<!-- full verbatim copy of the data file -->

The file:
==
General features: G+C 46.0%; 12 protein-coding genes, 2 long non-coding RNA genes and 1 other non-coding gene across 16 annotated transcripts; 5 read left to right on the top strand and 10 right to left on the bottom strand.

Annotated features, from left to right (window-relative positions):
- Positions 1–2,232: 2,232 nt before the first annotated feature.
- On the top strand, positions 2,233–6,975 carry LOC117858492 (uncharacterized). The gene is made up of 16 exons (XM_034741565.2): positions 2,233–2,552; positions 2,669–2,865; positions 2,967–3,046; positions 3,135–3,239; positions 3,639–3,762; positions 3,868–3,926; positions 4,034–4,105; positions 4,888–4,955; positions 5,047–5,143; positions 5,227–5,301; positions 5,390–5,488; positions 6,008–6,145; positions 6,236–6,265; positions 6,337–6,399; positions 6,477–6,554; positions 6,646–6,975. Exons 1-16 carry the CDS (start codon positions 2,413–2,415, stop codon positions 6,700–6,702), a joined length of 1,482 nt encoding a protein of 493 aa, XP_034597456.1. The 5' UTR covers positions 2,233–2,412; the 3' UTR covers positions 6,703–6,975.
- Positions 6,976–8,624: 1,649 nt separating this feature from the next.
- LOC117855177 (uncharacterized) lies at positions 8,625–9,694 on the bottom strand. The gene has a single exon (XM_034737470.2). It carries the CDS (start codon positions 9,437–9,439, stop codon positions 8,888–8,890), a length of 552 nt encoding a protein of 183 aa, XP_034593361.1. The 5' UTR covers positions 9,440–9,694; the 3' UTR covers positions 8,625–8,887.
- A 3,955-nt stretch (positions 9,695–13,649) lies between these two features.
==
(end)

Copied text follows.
General features: G+C 46.0%; 12 protein-coding genes, 2 long non-coding RNA genes and 1 other non-coding gene across 16 annotated transcripts; 5 read left to right on the top strand and 10 right to left on the bottom strand.

Annotated features, from left to right (window-relative positions):
- Positions 1–2,232: 2,232 nt before the first annotated feature.
- On the top strand, positions 2,233–6,975 carry LOC117858492 (uncharacterized). The gene is made up of 16 exons (XM_034741565.2): positions 2,233–2,552; positions 2,669–2,865; positions 2,967–3,046; positions 3,135–3,239; positions 3,639–3,762; positions 3,868–3,926; positions 4,034–4,105; positions 4,888–4,955; positions 5,047–5,143; positions 5,227–5,301; positions 5,390–5,488; positions 6,008–6,145; positions 6,236–6,265; positions 6,337–6,399; positions 6,477–6,554; positions 6,646–6,975. Exons 1-16 carry the CDS (start codon positions 2,413–2,415, stop codon positions 6,700–6,702), a joined length of 1,482 nt encoding a protein of 493 aa, XP_034597456.1. The 5' UTR covers positions 2,233–2,412; the 3' UTR covers positions 6,703–6,975.
- Positions 6,976–8,624: 1,649 nt separating this feature from the next.
- LOC117855177 (uncharacterized) lies at positions 8,625–9,694 on the bottom strand. The gene has a single exon (XM_034737470.2). It carries the CDS (start codon positions 9,437–9,439, stop codon positions 8,888–8,890), a length of 552 nt encoding a protein of 183 aa, XP_034593361.1. The 5' UTR covers positions 9,440–9,694; the 3' UTR covers positions 8,625–8,887.
- A 3,955-nt stretch (positions 9,695–13,649) lies between these two features.